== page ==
Cross Platform Development with Bing Maps and PhoneGap

Bing Maps provides a variety of APIs and controls. One of which is the Bing Maps AJAX Control that was originally designed to provide interactive maps for the web, but meanwhile also powers the WinJS control in the Bing Maps SDK for Windows Store apps. The Bing Maps AJAX control has a slim core to speed up the initial load of a website, is optimized for performance using HTML5 technologies and implements a modular concept that allows the loading of additional modules on-demand. Official modules include the search for locations and business listings, driving directions, traffic overlays, venue maps and more. Our friends in the developer community have picked up this modular concept and developed further modules which extend the AJAX control. An Interactive SDK makes it very simple to become familiar with the control and implement your first maps within minutes.

Another big point for the AJAX control is that it cannot only be used for websites, but also in the context of PhoneGap / Apache Cordova. PhoneGap enables JavaScript developers to build native applications for a number of platforms including Android, iOS and Windows Phone. Getting Started Guides help you over the first hurdles for all supported platforms. No matter if you are used to Visual Studio, Blend, Eclipse or Xcode, if you are familiar with HTML, JavaScript and CSS, you can get your first mobile applications off the ground very quickly.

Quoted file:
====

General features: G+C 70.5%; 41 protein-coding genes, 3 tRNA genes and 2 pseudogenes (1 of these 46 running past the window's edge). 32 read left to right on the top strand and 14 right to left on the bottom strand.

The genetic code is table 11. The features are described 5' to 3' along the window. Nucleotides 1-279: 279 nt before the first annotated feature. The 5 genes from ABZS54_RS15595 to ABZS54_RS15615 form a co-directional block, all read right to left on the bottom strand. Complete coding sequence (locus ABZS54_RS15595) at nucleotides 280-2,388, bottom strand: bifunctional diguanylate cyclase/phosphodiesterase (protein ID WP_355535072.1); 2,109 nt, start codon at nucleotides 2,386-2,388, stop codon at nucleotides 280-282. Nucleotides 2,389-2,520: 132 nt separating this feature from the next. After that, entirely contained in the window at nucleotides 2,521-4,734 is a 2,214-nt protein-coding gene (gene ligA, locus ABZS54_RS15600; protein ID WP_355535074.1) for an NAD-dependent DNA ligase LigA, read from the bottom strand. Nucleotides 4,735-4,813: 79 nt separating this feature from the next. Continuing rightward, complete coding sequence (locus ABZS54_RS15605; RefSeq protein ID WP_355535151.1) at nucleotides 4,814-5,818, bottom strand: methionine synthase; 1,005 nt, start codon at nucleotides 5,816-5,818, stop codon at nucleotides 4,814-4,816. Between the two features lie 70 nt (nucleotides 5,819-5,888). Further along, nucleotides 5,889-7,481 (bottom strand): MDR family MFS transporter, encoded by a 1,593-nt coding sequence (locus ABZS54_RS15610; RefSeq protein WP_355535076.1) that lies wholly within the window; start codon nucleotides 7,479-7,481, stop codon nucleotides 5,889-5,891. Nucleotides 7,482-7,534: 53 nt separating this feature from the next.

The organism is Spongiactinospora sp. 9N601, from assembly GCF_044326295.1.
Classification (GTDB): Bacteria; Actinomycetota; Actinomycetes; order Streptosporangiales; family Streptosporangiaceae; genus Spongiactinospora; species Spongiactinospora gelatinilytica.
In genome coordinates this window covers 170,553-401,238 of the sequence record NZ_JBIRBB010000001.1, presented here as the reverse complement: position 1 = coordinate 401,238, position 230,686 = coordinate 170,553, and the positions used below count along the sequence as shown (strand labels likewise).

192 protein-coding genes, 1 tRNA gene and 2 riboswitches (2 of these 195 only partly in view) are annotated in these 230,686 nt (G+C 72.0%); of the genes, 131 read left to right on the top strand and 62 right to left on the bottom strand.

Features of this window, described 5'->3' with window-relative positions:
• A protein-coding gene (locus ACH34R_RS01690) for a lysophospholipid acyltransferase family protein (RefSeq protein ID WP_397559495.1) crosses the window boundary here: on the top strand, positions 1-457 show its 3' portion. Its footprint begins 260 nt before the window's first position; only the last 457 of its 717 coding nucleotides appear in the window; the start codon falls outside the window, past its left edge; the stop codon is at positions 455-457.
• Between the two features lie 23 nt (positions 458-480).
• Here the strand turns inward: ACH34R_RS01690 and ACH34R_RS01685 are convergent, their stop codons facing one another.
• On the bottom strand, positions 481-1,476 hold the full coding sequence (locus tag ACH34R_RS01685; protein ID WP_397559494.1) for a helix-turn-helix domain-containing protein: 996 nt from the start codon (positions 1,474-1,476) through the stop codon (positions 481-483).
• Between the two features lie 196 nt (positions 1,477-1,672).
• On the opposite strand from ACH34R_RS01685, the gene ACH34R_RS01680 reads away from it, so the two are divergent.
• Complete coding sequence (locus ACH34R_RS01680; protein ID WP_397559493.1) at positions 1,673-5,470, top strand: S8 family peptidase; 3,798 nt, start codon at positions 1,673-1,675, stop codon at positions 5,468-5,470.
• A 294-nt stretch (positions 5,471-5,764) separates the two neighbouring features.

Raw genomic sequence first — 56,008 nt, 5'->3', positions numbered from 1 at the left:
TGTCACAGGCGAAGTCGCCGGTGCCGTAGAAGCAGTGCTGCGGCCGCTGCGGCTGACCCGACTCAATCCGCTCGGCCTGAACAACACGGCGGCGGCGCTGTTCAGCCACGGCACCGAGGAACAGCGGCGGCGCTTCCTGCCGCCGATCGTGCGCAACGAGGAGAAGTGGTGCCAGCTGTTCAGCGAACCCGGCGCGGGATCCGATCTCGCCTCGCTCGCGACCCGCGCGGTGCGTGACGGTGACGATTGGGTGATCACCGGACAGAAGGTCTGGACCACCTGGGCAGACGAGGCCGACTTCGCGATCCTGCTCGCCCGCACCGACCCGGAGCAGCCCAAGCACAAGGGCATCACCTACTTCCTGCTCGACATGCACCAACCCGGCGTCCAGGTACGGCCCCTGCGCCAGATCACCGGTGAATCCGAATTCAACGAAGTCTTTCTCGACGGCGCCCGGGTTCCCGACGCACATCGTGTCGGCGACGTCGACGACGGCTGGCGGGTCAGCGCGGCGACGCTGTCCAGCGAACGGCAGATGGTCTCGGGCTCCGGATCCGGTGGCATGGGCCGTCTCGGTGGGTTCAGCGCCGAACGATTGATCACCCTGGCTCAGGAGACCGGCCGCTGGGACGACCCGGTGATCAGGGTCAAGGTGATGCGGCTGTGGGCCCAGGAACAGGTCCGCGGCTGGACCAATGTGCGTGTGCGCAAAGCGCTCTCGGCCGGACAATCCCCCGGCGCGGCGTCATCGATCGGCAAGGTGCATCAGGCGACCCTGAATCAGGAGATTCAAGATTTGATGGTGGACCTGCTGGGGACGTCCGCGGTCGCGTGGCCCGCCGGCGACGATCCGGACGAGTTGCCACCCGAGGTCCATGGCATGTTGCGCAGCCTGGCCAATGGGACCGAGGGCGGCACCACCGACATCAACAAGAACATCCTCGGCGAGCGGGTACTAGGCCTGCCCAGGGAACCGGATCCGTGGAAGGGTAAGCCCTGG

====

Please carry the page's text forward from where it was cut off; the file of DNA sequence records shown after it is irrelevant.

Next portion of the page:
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Once you have your app running on one platform, it is a walk in the park to move it over to other platform. You don’t need to be an expert on Objective C, Java and .NET to support Windows Phone, Android and iOS. You can simply write your application in HTML, JavaScript and CSS and let PhoneGap / Apache Cordova handle the rest.

Getting Started

Let’s put that concept to a test. We start with the projects from the Getting Started Guides for PhoneGap as well as a simple web application that features Bing Maps and allows us to search for locations and business listings. Below you will find the HTML-document.

<!DOCTYPE html> 
<html> 
<head> 
<meta charset="utf-8" /> 
<link rel="stylesheet" type="text/css" href="css/index.css" /> 
<script 
   type="text/javascript" 
   src="http://ecn.dev.virtualearth.net/mapcontrol/mapcontrol.ashx?v=7.0">
</script>        <script type="text/javascript" src="js/index.js"></script> 
<title>Bing Maps</title> 
</head> 
<body> 
<div id='divSearch' 
 style="position:absolute; top:5px; left:0px; right:0px; height:50px; 
   background-color:White; "> 
<input id="txtSearch" type="text" class="searchBox" /> 
<img id="btnSearch" src="./img/search.png" alt="" 
 style="position:absolute; top:0px; right:0px; 
   cursor:pointer" onclick="LoadSearchModule()" /> 
</div> 
  <div id="divMap" style="width:100%; height:92%; 
   position:absolute; left:0px; top:55px;"></div> 
</body> 
</html>

And here is the JavaScript-file that loads the map, applies some themes for controls and pushpins, handles the search for business listings and displays pushpins along with the infoboxes that appear when you click on such a pushpin. You can find all the pieces for this sample in the above mentioned interactive SDK.

window.onload  = GetMap;
var map = null;
var searchManager = null;
var currInfobox = null;
function GetMap(){
   Microsoft.Maps.loadModule('Microsoft.Maps.Themes.BingTheme', { callback: function() 
       {
           map = new  Microsoft.Maps.Map(document.getElementById('divMap'), 
           { 
              credentials: "Your Bing Maps Key",
              mapTypeId:  Microsoft.Maps.MapTypeId.road,
              enableClickableLogo: false,
              enableSearchLogo: false,
              center: new  Microsoft.Maps.Location(47.603561, -122.329437),
              zoom: 10,
              theme: new  Microsoft.Maps.Themes.BingTheme()
           }); 
       }
    });
}
   
function createSearchManager() {
   map.addComponent('searchManager', new  Microsoft.Maps.Search.SearchManager(map));
   searchManager = map.getComponent('searchManager');